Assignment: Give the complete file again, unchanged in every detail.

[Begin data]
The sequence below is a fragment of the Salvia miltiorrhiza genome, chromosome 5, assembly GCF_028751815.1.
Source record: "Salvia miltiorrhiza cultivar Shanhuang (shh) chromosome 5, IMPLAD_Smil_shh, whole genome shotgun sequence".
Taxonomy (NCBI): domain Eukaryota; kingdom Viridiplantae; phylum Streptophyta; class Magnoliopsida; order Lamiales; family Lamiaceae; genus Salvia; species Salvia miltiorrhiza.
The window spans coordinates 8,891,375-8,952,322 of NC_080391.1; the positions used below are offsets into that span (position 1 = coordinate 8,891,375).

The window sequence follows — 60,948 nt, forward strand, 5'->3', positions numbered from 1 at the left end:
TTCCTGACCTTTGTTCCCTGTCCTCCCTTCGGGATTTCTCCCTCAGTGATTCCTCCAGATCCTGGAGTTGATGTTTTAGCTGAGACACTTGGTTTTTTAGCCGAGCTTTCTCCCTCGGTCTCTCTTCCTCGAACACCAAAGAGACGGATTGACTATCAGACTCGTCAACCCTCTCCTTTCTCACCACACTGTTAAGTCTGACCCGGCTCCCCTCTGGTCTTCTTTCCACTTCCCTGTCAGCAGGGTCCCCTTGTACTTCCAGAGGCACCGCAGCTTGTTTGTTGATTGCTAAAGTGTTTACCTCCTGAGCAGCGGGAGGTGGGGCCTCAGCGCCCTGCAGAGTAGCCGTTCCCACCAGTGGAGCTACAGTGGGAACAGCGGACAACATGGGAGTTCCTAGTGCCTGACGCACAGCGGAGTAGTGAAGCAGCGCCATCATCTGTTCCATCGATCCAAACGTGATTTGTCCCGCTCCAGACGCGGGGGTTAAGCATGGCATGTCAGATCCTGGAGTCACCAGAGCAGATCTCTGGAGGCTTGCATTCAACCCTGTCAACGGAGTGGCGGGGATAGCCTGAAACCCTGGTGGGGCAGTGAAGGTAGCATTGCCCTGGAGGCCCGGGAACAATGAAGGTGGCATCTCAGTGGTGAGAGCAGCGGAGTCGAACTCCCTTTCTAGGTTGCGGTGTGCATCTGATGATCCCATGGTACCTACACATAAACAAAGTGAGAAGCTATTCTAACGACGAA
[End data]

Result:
The sequence below is a fragment of the Salvia miltiorrhiza genome, chromosome 5, assembly GCF_028751815.1.
Source record: "Salvia miltiorrhiza cultivar Shanhuang (shh) chromosome 5, IMPLAD_Smil_shh, whole genome shotgun sequence".
Taxonomy (NCBI): domain Eukaryota; kingdom Viridiplantae; phylum Streptophyta; class Magnoliopsida; order Lamiales; family Lamiaceae; genus Salvia; species Salvia miltiorrhiza.
The window spans coordinates 8,891,375-8,952,322 of NC_080391.1; the positions used below are offsets into that span (position 1 = coordinate 8,891,375).

The window sequence follows — 60,948 nt, forward strand, 5'->3', positions numbered from 1 at the left end:
TTCCTGACCTTTGTTCCCTGTCCTCCCTTCGGGATTTCTCCCTCAGTGATTCCTCCAGATCCTGGAGTTGATGTTTTAGCTGAGACACTTGGTTTTTTAGCCGAGCTTTCTCCCTCGGTCTCTCTTCCTCGAACACCAAAGAGACGGATTGACTATCAGACTCGTCAACCCTCTCCTTTCTCACCACACTGTTAAGTCTGACCCGGCTCCCCTCTGGTCTTCTTTCCACTTCCCTGTCAGCAGGGTCCCCTTGTACTTCCAGAGGCACCGCAGCTTGTTTGTTGATTGCTAAAGTGTTTACCTCCTGAGCAGCGGGAGGTGGGGCCTCAGCGCCCTGCAGAGTAGCCGTTCCCACCAGTGGAGCTACAGTGGGAACAGCGGACAACATGGGAGTTCCTAGTGCCTGACGCACAGCGGAGTAGTGAAGCAGCGCCATCATCTGTTCCATCGATCCAAACGTGATTTGTCCCGCTCCAGACGCGGGGGTTAAGCATGGCATGTCAGATCCTGGAGTCACCAGAGCAGATCTCTGGAGGCTTGCATTCAACCCTGTCAACGGAGTGGCGGGGATAGCCTGAAACCCTGGTGGGGCAGTGAAGGTAGCATTGCCCTGGAGGCCCGGGAACAATGAAGGTGGCATCTCAGTGGTGAGAGCAGCGGAGTCGAACTCCCTTTCTAGGTTGCGGTGTGCATCTGATGATCCCATGGTACCTACACATAAACAAAGTGAGAAGCTATTCTAACGACGAA